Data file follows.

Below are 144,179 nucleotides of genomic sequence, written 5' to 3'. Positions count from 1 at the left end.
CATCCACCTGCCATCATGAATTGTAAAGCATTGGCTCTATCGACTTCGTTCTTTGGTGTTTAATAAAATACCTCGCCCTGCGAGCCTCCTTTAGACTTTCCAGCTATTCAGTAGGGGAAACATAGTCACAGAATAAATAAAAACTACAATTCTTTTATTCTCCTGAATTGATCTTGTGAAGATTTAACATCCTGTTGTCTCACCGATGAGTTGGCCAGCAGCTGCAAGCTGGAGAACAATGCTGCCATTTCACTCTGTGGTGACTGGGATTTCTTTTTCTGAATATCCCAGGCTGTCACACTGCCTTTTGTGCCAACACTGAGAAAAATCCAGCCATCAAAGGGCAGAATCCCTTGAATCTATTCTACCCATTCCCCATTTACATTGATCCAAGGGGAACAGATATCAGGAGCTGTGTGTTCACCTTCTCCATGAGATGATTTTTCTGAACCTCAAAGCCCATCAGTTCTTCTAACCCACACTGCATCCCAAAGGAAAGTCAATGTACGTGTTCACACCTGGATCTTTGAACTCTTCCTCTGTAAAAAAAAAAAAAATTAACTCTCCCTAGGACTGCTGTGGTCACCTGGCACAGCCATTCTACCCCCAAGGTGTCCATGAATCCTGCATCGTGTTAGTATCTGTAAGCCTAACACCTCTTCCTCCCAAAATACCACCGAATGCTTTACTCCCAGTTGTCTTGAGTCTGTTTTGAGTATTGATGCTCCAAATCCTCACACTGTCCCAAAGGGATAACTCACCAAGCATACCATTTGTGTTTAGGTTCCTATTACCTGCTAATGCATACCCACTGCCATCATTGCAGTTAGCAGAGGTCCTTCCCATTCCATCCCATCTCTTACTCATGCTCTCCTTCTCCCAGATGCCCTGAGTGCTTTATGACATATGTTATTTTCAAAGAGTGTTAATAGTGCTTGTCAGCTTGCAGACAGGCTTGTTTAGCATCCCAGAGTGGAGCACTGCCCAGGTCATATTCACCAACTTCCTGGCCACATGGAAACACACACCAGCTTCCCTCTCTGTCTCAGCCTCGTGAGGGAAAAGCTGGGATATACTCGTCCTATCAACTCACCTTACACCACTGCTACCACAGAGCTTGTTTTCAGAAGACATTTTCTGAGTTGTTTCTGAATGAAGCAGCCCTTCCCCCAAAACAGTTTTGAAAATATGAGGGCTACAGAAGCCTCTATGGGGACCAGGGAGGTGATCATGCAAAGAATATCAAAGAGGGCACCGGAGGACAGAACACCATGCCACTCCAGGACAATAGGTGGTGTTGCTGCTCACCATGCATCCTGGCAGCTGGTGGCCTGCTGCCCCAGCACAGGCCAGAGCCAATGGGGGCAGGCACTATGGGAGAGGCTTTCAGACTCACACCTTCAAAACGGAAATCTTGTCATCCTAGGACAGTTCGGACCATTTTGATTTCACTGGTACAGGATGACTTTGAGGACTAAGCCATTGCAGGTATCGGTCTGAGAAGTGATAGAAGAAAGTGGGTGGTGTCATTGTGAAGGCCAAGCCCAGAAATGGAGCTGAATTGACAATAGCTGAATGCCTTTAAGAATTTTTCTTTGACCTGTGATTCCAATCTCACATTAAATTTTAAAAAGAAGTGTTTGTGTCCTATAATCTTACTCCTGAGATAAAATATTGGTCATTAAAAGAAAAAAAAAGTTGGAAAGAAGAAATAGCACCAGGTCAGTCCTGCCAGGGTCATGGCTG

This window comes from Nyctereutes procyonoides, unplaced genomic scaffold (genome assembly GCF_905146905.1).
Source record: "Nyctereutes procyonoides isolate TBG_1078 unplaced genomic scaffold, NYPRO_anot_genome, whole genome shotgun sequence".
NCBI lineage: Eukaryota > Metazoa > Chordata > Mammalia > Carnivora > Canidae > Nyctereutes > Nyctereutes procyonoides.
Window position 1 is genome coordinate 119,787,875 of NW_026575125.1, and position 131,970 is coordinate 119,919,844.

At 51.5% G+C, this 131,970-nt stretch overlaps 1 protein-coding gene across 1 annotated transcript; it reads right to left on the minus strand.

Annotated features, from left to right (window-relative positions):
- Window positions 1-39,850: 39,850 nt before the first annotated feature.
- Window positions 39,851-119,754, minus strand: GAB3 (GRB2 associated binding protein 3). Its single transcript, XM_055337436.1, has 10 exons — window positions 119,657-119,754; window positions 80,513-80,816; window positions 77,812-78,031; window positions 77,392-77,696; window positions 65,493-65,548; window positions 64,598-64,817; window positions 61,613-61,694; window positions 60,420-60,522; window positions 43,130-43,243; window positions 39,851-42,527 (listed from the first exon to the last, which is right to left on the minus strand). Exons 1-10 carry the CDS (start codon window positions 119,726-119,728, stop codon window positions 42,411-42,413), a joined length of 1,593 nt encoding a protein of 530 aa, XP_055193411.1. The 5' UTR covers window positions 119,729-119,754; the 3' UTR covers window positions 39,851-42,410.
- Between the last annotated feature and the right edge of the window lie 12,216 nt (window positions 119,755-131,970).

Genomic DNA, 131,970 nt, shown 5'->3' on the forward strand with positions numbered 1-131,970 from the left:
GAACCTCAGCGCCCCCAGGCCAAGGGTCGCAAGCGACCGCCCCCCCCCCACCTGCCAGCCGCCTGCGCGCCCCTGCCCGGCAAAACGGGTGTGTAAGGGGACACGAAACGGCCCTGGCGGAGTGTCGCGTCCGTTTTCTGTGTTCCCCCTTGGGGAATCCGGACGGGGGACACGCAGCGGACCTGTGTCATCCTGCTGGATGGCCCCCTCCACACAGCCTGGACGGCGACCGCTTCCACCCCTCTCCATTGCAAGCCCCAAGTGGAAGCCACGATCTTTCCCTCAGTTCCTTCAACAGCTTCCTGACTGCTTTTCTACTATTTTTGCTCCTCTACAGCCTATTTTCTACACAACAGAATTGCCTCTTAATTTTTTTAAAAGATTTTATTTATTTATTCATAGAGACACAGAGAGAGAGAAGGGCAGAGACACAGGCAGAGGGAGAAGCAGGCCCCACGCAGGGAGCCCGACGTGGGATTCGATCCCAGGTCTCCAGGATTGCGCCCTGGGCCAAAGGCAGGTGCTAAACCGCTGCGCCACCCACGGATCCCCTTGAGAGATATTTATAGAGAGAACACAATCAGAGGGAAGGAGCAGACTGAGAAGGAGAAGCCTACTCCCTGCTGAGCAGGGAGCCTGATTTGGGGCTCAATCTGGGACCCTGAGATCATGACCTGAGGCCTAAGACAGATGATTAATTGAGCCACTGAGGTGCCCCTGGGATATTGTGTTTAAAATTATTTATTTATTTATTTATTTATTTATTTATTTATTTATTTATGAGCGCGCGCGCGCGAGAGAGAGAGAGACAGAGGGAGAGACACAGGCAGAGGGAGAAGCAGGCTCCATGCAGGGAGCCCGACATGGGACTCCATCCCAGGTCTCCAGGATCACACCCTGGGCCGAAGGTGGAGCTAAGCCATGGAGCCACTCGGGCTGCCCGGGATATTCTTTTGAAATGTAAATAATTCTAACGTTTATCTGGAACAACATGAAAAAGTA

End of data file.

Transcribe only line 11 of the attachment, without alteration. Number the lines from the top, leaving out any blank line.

- Between the last annotated feature and the right edge of the window lie 12,216 nt (window positions 119,755-131,970).